A quick disclaimer: This week’s readings and prompt hit me at an interesting time. Beginning the second and final year of my MA program, I am beginning to seriously think about what life will be like after grad school. Do I still want teaching to be an important part of my future and if so, what will that teaching look like? Needless to say, a prompt about finding my authentic teaching self really struck a chord and got me thinking about my future and myself. A wise individual once told me that some writing is for others and some writing is for you. Sometimes writing winds up being a way of essentially saying your thoughts out loud to make sense of them rather than conveying ideas to a reader. I think that this piece of writing is really more for me than for others, but I decided to post it anyway because I think that it is a good example of the process that we all go through when we start to think about our authentic teaching selves. With that said, on with the post…
This week we are talking about finding your authentic teaching self. In other words, its therapy time. Once upon a time, many years ago, undergraduate me didn’t understand why education programs were so focused on touchy feely stuff. Then I started to actually teach at the middle/high school level and I understood why – because teaching requires an emotional commitment, both towards your content and your students and because teaching will bring every ounce of your self-doubt and insecurity to the surface, regardless of how deep you thought you had buried it. I believe that teaching is an incredibly intense and personal act and thinking about how you teach inherently involves thinking about yourself as a person. In “Finding My Teaching Voice,” Sarah Deel stresses the importance of basing your teaching style on your personality, rather than trying to copy what other “successful” teachers do. This idea meshed with what I have already been told about teaching. During my internships for my MAED degree, teachers would always remind me that I had to find what worked for me, rather than copying what worked for someone else. Having said all that, I’m not sure that I’ve ever really spent much time thinking about my authentic teaching self, probably because to do so, I would first have to approach a much more intimidating question…
So who am I?
That’s a complicated question. Who I am sitting in a classroom of relative strangers is not the same thing as who I am when I’m with my family or my friends. Around strangers I am quiet, passive, calm reluctant to talk, (but willing when the time is right), careful with my words, not standoffish but also not engaging, humble and reserved. Around people I have known for a long time I am still humble, but also stubborn when I know (or think) I’m right. I am calm, but also passionate about people and ideas. Often times I’m still quite, but I’m also prone to be blunt, almost unreasonably argumentative, and frequently sarcastic, although also loyal and caring.
Which is the real me? Is my public persona just some front because I’m afraid that people won’t like me if I’m more open with them? Or is that quiet, reserved, guy just another facet of my personality, one that’s every bit as genuine as the one I wear around the people that I’m close with? More to the point, which persona is appropriate for my authentic teaching self? Sherri Fowler stresses the importance of being genuine and I know that my reserved self has a tendency to be superficially cool and reserved, regardless of how I actually feel. I think that sometimes this leads me to hide my passion, especially in front of students, for fear of appearing weird. Sherri Fowler also talks about the importance of being attentive to your student’s needs. My less reserved self is a lot more likely to accidentally say something stupid that could perpetually wreck my relationship with students or even, depending on the circumstance, cause them some level of emotional harm. On the other hand, my reserved self is a lot less likely to convey that I care about my students.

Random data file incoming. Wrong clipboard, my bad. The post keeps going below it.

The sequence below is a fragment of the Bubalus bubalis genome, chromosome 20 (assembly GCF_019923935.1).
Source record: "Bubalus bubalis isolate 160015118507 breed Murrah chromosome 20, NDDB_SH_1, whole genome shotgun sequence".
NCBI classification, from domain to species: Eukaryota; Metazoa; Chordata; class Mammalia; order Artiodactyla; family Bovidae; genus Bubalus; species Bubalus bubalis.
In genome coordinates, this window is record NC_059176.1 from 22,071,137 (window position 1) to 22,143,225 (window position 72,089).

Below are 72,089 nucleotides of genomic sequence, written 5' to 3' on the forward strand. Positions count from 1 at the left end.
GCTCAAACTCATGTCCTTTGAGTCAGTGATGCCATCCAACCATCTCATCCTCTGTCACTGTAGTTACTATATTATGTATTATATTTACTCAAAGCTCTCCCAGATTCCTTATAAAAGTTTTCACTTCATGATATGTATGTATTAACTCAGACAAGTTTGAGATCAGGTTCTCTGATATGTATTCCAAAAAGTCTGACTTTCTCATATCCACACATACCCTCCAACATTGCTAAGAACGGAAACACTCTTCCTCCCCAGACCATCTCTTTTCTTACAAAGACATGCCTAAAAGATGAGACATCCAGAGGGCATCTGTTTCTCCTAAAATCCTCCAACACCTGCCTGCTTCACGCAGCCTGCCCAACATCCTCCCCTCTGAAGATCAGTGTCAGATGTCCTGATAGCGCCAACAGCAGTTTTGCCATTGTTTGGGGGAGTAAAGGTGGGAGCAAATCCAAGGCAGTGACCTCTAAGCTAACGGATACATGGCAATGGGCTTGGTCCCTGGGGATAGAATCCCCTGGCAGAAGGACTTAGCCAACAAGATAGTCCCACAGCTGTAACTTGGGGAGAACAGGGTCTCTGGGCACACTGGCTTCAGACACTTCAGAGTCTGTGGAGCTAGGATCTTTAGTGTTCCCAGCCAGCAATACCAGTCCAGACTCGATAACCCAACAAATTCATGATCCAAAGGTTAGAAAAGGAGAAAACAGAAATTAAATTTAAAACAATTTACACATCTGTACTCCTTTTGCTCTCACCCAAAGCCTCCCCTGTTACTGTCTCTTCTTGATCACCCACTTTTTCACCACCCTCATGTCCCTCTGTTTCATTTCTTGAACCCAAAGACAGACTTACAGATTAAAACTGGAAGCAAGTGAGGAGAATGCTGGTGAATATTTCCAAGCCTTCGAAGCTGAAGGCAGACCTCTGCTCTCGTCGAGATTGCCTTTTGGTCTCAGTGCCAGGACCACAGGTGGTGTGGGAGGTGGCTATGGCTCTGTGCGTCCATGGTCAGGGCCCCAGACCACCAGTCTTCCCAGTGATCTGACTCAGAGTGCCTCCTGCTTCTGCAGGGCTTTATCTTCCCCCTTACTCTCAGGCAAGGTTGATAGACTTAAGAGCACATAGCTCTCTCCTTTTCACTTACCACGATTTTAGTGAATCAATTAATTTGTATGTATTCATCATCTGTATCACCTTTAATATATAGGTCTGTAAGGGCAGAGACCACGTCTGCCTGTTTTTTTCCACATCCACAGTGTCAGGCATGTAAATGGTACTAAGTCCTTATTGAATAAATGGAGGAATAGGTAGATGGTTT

Maybe I’m oversimplifying all of this. One of the reoccurring themes from my readings and research in history is that binaries tend to oversimplify and obscure. In reality, my self is probably a shifting continuum, changing with each circumstance. The question then, is where I need to fall on that continuum when I’m in the classroom and how to go about making sure that I wind up where I need to be. I know that I will be humble, calm, and a little bit reserved, because quite frankly I think I’m incapable of anything else. I know that I will need to embrace my social awkwardness so that I can be genuine and engaging with my students, while still retaining enough social anxiety to keep me from saying something that I shouldn’t say. I also know that I will need to convey my passion, both for history and for my students, but I also know that I will convey this passion in a calm, reserved way. Moving beyond the touchy-feely aspects of my teaching self, I know that discussion will be a major part of my classroom time, because I don’t have the speaking chops to consistently pull off an engaging lecture. Moreover, I know that my classes will have a heavy focus on concepts and critical thinking, because I tend to think analytically, but also because I believe this will help my students develop skills that will hopefully make them better citizens, and, God willing, make this world a better place.
Of course, finding my authentic teaching self is only half the battle. The other half is actually making this self a reality in the classroom. Theory is inherently simpler than practice and I believe the next step will be to determine the routines, both inside and outside of the classroom, that will help me make my teaching self a reality.